There's something off-kilter about the Tel Aviv of Jellyfish. It's not that filmmakers Etgar Keret and Shira Geffen have tried to find the shadows in the sunny city on the Mediterranean Sea; they present their home base as worldly, prosperous and accessible. But their vision of Israel's second largest metropolis is slightly askew, reflecting the perspective of three women who are about to be thrown off-balance by seemingly everyday occurrences.
On the evening after her boyfriend moves out of their apartment, taking most of the furniture with him, Batya (Sarah Adler) goes to her job as a waitress at a wedding hall, where her first distracted action is to drop a tray of crudités. Stumbling through her numbing routine seems all too familiar to the glum Batya, who casually admits that she doesn't trust anyone.
Recently arrived from the Philippines, wedding guest Joy (Ma-nenita De Latorre) is almost grateful at times that she speaks only a few words of Hebrew. Hired as a caregiver for elderly women, Joy invariably finds herself in the midst of bitter family squabbles, even as her own young son angrily inquires about her location and wonders why she can't be home for his upcoming birthday.
After their impassioned spotlight dance at the wedding, the Russian-born groom Michael (Gera Sandler) downs any brightly colored liquid that might contain alcohol, while neglecting his new bride Keren (Noa Knoller). Prone more to quiet, passive-aggressive behavior than bridezilla screaming fits, Keren finds herself all alone on her big day, stuck in a bathroom stall with no one to help her out.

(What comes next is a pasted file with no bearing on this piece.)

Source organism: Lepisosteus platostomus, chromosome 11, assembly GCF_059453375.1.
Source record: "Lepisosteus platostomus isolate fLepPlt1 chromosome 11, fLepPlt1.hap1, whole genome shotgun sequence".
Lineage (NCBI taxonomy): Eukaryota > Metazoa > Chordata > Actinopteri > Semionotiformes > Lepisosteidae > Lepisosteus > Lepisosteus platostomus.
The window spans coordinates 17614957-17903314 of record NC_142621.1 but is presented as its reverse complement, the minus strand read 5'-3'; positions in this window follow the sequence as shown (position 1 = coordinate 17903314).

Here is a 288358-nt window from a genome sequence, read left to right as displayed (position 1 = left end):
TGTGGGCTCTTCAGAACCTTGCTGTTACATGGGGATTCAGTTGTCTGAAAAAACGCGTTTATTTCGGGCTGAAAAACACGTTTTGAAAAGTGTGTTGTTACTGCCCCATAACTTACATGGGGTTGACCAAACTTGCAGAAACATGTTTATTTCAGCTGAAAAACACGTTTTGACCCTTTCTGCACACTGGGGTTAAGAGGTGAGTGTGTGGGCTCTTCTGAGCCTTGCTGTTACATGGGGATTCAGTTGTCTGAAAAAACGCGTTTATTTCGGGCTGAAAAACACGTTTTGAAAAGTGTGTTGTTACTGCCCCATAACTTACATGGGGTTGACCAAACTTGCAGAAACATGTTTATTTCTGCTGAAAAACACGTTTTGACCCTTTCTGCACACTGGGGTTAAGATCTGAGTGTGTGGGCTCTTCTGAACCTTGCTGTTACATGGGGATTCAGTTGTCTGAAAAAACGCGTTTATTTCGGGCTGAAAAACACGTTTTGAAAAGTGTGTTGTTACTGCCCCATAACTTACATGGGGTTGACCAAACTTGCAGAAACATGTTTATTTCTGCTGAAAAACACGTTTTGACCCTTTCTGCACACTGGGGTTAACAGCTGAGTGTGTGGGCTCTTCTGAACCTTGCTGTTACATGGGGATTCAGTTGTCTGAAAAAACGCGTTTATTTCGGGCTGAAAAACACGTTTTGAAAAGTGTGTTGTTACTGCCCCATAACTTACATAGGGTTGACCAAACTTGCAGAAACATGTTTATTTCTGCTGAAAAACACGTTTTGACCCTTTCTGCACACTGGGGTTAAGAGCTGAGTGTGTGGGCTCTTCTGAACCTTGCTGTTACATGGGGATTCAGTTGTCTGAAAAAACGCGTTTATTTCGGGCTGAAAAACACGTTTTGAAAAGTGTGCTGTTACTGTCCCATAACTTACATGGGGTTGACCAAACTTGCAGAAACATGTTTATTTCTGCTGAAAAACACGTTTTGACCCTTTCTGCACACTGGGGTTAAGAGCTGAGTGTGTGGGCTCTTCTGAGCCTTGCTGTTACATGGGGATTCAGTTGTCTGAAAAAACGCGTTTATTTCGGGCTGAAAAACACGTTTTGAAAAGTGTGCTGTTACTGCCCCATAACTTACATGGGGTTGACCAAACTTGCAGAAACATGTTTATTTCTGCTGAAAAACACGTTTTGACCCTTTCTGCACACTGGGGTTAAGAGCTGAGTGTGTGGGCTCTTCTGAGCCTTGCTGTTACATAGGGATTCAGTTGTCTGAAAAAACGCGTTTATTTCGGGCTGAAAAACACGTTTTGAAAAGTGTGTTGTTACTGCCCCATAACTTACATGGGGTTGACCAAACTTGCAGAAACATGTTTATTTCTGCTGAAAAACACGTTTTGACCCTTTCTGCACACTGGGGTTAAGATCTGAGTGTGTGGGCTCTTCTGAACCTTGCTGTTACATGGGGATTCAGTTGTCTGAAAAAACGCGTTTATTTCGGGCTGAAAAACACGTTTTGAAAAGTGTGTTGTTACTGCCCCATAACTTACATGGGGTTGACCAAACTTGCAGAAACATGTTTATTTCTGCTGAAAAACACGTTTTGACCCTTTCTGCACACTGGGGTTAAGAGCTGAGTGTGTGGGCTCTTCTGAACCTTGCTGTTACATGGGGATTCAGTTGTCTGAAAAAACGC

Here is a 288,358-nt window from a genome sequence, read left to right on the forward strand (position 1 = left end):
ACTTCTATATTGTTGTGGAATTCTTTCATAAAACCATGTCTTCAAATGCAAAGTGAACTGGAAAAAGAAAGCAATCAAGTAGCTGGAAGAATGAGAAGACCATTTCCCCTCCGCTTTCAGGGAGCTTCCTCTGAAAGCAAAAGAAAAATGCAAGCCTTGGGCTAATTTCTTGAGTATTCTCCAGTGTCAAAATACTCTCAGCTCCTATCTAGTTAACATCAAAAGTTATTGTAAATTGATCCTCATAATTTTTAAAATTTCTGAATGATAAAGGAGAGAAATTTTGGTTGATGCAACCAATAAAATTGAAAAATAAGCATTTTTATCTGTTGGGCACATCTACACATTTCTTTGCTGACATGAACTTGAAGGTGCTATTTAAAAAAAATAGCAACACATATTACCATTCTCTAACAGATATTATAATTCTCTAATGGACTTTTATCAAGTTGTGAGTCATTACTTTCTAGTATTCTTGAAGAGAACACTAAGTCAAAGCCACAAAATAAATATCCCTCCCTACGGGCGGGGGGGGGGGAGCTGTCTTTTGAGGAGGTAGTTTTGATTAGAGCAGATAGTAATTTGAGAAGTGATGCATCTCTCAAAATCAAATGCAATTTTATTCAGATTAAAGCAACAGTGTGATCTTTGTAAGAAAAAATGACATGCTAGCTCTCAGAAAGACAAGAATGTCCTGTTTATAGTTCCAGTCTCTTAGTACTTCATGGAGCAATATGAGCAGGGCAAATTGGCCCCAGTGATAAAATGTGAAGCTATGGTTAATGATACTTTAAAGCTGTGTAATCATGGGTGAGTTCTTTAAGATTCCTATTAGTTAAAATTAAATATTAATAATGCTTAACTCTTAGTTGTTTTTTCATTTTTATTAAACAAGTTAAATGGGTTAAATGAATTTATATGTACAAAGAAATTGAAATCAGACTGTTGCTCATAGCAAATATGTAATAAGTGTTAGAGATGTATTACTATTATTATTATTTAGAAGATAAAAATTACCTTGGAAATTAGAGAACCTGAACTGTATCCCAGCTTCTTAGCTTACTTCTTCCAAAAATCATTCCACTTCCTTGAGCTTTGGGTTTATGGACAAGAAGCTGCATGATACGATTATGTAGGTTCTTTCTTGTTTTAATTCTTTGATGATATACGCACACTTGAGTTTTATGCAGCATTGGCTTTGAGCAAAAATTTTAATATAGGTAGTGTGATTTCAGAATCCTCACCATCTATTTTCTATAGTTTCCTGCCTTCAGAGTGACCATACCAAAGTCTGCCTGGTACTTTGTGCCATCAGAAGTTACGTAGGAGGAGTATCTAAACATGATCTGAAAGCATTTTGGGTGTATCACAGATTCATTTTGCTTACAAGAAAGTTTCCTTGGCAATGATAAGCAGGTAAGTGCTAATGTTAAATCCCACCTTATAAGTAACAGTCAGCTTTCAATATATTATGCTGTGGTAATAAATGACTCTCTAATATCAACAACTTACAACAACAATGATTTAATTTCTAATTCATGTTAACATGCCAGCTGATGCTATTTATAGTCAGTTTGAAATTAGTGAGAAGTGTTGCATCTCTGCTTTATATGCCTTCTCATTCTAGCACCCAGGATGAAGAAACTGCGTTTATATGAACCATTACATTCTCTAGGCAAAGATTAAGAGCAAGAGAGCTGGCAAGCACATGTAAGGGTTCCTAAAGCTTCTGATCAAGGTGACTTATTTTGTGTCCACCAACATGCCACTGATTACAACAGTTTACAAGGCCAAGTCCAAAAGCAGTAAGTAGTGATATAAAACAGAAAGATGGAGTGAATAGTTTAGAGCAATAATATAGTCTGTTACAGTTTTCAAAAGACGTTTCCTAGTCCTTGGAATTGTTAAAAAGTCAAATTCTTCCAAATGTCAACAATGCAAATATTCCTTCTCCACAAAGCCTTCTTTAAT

For Batya and Keren, the break with normalcy comes as a short, sharp shock. After the bride fractures her leg, the newlyweds find themselves at a local hotel distinguished by its perpetual annoyances and Barton Fink decor, while Batya takes in an odd, demanding little girl (Nikol Leidman), who's part sea nymph, part memory trigger. Joy is the calm counterbalance, absorbing the problems of others while neglecting her own pressing needs.
Screenwriter Geffen and her co-director Keret have a real gift for turning mundane moments into transformative events. The storytelling is crisp and concise, even when Jellyfish dives headlong into magical realism. As they chronicle the metamorphosis from quiet desperation to unfamiliar contentment, the filmmakers tie up the loose narrative threads a bit too neatly, but their slice of life revelations are served up with piquancy and heart.
Showing at the Detroit Film Theatre (inside the DIA, 5200 Woodward Ave., Detroit) at 7 and 9:30 p.m. on Friday, Aug. 1, 4 and 7 p.m. on Sunday, Aug 3, and at 7 p.m. on Monday, Aug. 4. Call 313-833-3237 for more info.
Serena Donadoni writes about film and culture for Metro Times. Send comments to email@example.com.
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